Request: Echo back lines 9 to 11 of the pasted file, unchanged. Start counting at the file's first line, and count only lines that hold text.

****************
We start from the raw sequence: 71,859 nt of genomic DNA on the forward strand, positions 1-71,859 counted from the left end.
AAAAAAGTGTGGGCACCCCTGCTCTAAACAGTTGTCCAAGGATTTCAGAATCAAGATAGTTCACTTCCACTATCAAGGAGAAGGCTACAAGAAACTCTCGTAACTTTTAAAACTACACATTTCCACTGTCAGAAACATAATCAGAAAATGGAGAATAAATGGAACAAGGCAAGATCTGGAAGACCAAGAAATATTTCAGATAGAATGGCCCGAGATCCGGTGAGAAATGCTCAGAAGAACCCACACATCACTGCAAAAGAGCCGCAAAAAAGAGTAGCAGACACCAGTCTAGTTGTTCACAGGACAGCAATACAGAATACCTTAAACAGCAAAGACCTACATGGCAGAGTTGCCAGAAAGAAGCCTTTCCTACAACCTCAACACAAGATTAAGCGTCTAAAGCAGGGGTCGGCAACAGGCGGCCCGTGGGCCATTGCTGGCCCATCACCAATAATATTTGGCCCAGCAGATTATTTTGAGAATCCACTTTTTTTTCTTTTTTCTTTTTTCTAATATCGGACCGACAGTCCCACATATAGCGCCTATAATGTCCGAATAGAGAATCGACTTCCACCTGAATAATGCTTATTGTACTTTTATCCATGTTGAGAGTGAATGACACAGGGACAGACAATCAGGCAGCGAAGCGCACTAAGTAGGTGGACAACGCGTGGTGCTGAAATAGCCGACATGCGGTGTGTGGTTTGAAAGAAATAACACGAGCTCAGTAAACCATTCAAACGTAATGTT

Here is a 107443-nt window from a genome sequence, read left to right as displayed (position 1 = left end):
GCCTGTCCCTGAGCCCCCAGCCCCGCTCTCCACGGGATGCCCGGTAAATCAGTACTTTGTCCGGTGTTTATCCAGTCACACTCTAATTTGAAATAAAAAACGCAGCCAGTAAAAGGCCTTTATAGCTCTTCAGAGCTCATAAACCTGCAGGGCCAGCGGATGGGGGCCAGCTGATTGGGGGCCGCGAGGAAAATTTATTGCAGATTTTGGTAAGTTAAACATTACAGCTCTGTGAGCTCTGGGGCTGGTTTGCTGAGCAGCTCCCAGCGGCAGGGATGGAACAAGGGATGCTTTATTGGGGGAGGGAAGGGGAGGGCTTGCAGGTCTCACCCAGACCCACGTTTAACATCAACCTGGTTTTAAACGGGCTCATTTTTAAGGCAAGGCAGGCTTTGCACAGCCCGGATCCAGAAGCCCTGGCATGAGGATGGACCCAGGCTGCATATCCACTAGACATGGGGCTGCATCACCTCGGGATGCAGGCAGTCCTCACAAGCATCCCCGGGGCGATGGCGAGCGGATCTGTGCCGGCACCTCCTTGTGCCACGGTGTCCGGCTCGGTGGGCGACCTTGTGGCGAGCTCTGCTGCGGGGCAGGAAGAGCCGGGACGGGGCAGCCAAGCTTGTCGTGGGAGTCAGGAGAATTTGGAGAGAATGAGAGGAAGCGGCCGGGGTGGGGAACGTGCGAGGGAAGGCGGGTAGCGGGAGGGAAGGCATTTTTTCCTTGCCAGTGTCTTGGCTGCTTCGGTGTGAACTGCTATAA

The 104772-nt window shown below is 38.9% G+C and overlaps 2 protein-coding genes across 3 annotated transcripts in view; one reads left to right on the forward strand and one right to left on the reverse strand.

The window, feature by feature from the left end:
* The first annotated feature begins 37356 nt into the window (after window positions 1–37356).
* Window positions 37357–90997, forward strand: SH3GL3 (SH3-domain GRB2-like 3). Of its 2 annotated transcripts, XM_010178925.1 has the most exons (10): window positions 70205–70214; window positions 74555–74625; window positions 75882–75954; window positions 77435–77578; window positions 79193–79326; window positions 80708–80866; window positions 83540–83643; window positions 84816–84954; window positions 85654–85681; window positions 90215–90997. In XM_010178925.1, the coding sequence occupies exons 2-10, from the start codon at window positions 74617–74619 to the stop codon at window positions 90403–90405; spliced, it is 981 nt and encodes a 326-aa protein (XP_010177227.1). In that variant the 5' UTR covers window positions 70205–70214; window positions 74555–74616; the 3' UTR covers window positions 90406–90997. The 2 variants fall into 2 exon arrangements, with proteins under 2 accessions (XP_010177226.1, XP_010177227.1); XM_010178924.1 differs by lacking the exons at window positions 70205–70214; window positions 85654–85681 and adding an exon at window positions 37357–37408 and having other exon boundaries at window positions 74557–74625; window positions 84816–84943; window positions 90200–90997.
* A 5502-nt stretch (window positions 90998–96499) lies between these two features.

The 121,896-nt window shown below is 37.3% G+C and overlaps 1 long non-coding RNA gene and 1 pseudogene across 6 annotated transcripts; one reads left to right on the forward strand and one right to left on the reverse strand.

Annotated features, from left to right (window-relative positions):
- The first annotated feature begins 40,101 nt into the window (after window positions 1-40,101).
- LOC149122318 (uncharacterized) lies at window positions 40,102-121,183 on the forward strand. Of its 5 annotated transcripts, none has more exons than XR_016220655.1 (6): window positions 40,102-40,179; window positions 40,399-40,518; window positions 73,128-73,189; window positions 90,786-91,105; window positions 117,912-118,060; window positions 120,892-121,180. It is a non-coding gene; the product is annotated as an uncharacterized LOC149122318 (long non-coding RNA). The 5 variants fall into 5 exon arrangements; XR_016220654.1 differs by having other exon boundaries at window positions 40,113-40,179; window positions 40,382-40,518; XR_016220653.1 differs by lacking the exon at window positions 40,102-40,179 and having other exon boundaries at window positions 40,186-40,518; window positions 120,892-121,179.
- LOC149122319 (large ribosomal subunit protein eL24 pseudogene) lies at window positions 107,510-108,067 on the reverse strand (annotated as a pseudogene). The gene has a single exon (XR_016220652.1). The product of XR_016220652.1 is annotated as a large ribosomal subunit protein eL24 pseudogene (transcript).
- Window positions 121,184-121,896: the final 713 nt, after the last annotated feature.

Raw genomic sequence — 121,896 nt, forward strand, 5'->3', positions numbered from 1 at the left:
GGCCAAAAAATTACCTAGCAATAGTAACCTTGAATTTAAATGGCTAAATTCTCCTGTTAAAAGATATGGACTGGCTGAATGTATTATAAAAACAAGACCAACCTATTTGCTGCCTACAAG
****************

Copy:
* A 5502-nt stretch (window positions 90998–96499) lies between these two features.

The 121,896-nt window shown below is 37.3% G+C and overlaps 1 long non-coding RNA gene and 1 pseudogene across 6 annotated transcripts; one reads left to right on the forward strand and one right to left on the reverse strand.

Annotated features, from left to right (window-relative positions):